P3s run the biggest risk of derailment when the private and public entities don’t share a common goal. For a P3 to succeed, partners should lay out those goals long before a project has broken ground.
Considering the risks
But before partners can manage that process, both public and private entities have to formulate a list of all known project risks, according to Lee Weintraub, shareholder at Fort Lauderdale, Florida, law firm Becker & Poliakoff and chair of the firm's P3 group. Those risks include the risks in construction and design, cost overruns, delays, unforeseen conditions, land entitlements and land use, among other things.
Partners will also go over the risks that are inherent to the facility’s operation and to what extent usership — or lack thereof — and corresponding revenues align with their expectations.
After those risks have been identified, the next step is to delegate responsibility for handling such situations, should problems arise. Almost always, the construction and design risks will go to the private side and the political risks will go to the public, although the private side may help try to quash some opposition, Weintraub said.
While these negotiations attempt to account for any uncertainty, unforeseen risks are sometimes inevitable. When those risks arise, who will take care of any associated costs depends on who holds the broader share of responsibility.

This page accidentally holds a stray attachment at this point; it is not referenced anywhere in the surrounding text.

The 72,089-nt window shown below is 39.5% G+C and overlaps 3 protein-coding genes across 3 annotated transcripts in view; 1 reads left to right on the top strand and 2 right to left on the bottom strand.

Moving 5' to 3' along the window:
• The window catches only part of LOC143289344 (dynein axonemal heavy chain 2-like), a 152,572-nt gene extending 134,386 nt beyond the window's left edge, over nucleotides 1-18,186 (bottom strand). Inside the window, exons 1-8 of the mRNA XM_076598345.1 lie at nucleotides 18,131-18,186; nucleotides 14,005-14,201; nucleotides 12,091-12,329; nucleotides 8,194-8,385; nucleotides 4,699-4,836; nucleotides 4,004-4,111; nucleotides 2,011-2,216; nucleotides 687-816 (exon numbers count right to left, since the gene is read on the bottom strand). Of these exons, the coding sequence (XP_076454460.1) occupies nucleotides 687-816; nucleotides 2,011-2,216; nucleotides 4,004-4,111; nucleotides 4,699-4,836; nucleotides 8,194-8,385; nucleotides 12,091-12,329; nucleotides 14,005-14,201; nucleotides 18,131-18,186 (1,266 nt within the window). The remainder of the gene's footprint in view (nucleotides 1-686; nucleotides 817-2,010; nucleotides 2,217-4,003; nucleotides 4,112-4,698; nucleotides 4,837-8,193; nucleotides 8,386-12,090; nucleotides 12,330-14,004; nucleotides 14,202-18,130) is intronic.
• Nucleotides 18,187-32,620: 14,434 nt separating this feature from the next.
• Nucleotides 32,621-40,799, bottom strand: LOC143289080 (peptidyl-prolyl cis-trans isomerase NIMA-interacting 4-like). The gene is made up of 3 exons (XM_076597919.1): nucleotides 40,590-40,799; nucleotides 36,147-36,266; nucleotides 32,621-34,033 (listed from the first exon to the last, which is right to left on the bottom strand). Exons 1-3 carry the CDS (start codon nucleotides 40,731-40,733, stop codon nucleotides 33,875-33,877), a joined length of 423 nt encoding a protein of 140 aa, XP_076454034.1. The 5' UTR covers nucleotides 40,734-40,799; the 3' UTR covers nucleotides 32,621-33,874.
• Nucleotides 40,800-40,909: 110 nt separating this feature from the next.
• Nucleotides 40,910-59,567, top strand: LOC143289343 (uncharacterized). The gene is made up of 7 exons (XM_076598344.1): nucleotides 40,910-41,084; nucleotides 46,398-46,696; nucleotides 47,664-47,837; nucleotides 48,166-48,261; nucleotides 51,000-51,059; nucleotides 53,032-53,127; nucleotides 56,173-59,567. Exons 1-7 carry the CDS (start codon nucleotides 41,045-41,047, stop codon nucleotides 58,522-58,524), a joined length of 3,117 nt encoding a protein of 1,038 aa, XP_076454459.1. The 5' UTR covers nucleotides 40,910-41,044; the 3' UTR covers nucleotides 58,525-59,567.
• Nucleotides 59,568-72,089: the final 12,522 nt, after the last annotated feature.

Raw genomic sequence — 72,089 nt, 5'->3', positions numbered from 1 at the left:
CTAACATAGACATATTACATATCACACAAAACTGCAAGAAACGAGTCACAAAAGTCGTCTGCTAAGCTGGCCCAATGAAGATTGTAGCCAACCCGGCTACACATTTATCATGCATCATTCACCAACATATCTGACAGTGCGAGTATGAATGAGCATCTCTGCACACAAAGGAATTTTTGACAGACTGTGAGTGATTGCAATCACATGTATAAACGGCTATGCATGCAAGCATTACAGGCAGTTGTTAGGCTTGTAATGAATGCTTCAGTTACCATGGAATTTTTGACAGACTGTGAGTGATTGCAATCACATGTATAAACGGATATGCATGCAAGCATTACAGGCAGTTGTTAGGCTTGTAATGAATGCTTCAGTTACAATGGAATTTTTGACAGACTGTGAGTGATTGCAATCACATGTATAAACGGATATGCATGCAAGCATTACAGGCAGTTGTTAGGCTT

“You have to see who has the obligation of that type of situation under the agreement,” Weintraub said. “If there is a tax change, for instance, whoever is operating the facility and managing the finances is the one who would take the brunt. If the contract doesn’t specifically define that risk, you just go broader.”
But dealing with as many risks up front as possible can limit the possibility of major cost overruns and legal fees.
When project stakeholders on the $1 billion Port of Miami Tunnel ran into issues with a tunnel boring machine (TBM) — a technology that, at that point, had never been used in the U.S. — both sides disputed who would take responsibility for the unexpected costs.
The project, however, was spared long delays and massive cost overruns thanks to an existing contingency reserve fund, according to Samara Barend, AECOM’s North America strategic development director for public-private partnerships.
“They had litigated the issue and specified it in the project agreement how it would be dealt with in terms of risk sharing. It wasn’t as much a killer as it could have been if it was a traditionally delivered project.”